TRCP: Written by Alycia Downs. December 14th, 2018.
As fishing guides, charter captains, and other small business owners share their stories, decision-makers get inspired to make conservation happen in South Florida
From the top of a poling platform in the Florida Keys, a fishing guide scans the flats for a slender outline or a silver flash, whispering instructions to an angler at the bow. “There’s one at ten o’clock. Drop it right in front him. Strip… faster, now…” The more precise the directions, the greater the chance of hooking into the targeted fish. Patience and perseverance are critical, especially when almost every element is outside of your control.
In a moment of such pure concentration, politics should be the furthest thing from the mind of a guide. The unfortunate reality, however, is that our unique experiences on the water—not to mention the livelihoods of countless outdoor recreation business owners in south Florida—are directly affected by decisions made every day in Tallahassee and Washington, D.C.
Continue reading "How Fishing Guides Accelerated Everglades Restoration Efforts"
Tampa Bay Times: Written by Adam C. Smith. January 13th, 2019.
Winner of the week
Gov. Ron DeSantis. Can anyone remember a Florida governor starting off with a better, more consequential first week in office than this guy? Even Democrats were applauding the conservative new governor whose remarkably busy week included naming the first Cuban American woman to the Florida Supreme Court, visiting and shining a spotlight on the continuing struggles of hurricane-ravaged north Florida communities, pardoning the Groveland Four, issuing sweeping environmental reforms and suspending assorted local officials. Oh, and he had an emergency landing in St. Petersburg, too. Runner up: Sarasota Republicans. The new chairman of the Florida GOP is Sarasota's Joe Gruters. The new vice chairman of the GOP is Sarasota's Christian Ziegler.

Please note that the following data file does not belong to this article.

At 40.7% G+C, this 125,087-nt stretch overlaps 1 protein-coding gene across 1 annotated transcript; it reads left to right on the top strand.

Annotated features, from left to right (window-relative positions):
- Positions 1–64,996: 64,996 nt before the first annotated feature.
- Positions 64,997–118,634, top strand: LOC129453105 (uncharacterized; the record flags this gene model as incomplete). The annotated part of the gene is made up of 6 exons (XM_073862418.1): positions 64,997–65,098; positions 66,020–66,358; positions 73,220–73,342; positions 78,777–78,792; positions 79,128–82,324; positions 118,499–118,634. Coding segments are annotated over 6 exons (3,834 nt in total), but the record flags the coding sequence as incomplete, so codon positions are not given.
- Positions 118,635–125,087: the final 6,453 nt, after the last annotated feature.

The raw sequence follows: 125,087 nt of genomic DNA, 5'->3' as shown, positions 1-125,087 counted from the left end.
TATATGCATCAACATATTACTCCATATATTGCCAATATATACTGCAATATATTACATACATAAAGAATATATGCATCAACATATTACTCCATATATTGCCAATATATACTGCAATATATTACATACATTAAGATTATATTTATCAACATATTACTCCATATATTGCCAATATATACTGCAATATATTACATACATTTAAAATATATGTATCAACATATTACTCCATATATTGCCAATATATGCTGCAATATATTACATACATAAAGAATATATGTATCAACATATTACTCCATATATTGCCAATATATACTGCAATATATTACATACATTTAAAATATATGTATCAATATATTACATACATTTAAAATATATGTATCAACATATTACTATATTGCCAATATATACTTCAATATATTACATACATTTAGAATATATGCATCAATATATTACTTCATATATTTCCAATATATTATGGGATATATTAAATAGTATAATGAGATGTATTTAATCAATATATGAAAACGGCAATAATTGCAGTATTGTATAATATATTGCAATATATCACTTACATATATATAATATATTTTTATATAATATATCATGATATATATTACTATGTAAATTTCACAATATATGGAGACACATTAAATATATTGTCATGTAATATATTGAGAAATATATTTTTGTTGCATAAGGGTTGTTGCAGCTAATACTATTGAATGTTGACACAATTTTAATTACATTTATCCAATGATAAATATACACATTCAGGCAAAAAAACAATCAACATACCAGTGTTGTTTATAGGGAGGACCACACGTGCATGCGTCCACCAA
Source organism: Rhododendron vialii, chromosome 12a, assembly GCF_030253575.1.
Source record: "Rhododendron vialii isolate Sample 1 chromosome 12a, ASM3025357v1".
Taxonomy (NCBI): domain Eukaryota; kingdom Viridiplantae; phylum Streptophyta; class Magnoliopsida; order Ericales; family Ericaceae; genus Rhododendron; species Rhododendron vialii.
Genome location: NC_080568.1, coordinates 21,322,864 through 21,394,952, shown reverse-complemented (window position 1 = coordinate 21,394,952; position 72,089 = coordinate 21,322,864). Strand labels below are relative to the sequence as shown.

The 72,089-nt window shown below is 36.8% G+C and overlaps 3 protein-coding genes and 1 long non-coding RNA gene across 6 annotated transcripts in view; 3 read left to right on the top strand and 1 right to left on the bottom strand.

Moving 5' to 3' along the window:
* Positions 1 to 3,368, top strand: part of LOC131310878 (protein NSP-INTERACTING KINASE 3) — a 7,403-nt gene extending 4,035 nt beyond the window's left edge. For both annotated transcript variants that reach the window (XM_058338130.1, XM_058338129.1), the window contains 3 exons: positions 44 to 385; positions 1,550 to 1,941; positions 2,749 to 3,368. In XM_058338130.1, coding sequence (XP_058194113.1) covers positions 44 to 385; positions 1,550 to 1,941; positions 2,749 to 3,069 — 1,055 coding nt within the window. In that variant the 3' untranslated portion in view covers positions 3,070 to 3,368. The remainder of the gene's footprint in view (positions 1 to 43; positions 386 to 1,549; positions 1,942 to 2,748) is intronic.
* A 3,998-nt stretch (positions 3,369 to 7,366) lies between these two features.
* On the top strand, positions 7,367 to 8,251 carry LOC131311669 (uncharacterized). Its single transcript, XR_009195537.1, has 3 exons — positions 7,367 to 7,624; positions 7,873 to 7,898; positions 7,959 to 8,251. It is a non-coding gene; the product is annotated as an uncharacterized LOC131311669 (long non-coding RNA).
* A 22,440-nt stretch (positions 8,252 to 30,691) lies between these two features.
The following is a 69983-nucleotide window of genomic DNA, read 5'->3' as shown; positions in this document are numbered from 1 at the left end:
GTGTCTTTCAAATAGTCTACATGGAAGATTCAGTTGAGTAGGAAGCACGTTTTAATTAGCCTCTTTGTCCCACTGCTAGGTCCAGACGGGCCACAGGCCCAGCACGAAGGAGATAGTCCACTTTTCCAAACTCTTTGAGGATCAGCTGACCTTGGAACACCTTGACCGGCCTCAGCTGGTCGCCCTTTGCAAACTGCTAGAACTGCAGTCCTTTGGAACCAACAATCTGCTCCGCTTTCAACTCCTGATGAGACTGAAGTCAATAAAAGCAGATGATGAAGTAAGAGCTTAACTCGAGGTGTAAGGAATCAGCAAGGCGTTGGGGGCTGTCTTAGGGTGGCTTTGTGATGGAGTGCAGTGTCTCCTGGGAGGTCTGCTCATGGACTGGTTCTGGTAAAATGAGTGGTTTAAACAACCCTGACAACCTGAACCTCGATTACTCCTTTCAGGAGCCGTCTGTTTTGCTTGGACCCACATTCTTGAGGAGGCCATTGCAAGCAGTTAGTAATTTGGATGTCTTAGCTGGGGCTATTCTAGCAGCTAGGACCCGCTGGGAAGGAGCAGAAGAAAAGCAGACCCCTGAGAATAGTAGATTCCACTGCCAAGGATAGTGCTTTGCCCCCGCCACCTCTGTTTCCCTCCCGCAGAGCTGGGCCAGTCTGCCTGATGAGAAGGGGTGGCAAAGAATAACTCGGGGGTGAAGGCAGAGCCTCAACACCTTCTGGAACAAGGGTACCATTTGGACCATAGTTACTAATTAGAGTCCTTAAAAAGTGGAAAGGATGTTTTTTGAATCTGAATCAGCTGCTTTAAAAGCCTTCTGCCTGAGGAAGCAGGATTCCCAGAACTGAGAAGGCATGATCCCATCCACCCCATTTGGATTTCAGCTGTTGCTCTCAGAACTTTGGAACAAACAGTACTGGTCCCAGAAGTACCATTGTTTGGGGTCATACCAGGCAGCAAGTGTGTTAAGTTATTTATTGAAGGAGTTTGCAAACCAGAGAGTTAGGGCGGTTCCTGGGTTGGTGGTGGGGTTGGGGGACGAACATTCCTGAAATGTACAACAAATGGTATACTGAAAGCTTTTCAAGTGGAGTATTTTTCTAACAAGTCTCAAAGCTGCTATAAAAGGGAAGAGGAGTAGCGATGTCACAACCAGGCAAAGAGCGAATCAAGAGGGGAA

Loser of the week
Sen. Rick Scott. Florida's new senator, in contrast, seemed to go out of his way to leave Tallahassee looking like a jerk.
Continue reading "Winner and loser of the week in Florida politics"
Herald Tribune: Written by John Kennedy. January 14, 2019.
But lawmakers may settle for skirmish
TALLAHASSEE — Gov. Ron DeSantis used his opening week in office to underscore a campaign pledge to tackle Florida’s deepening environmental problems, with the former Navy lawyer saying he wanted the state on a “war footing.”
But signs are emerging that fellow Republicans in the state Legislature may be considering a more narrow approach — one some critics dismiss as a mere skirmish against the enemies of red tide and toxic algae that fouled both coasts.
“The public wants us to take on the entire problem, and that’s what we should be doing,” said Rep. Thad Altman, R-Merritt Island, whose Brevard County district was plagued by “brown tide” last spring and summer, an algae bloom that caused massive fish kills.
Continue reading "Red Tide: DeSantis wants ‘war footing’ in water fight"
TC Palm: Written by Treasure Coast Newspapers Editorial Board. January 10th, 2019.
Complaining that "there has been no enforcement of best management practices," Florida’s new Agriculture Commissioner Nikki Fried has vowed to take a leadership role on water quality issues, including enforcement of agricultural water quality regulations.
Fried — the only statewide elected Democrat and the first Democrat to serve on the elected Cabinet in eight years — told Politico her department has a "tremendous" impact on water quality. Her ascent to office comes on the heels of two huge water crises — the red tide that fouled much of the Gulf Coast for much of 2017-18; and the toxic algae blooms that once again choked the St. Lucie and Caloosahatchee estuaries last summer.
Miami Herald: Written by Carl Hiassen. January 11, 2019.
Gov. Ron DeSantis got lots of attention when he focused on the environment for a handful of paragraphs during his inauguration speech last week.
The unusually optimistic reaction shows that Floridians who hope to preserve a few precious pieces of this remarkable place are starved for hope and desperate for leadership.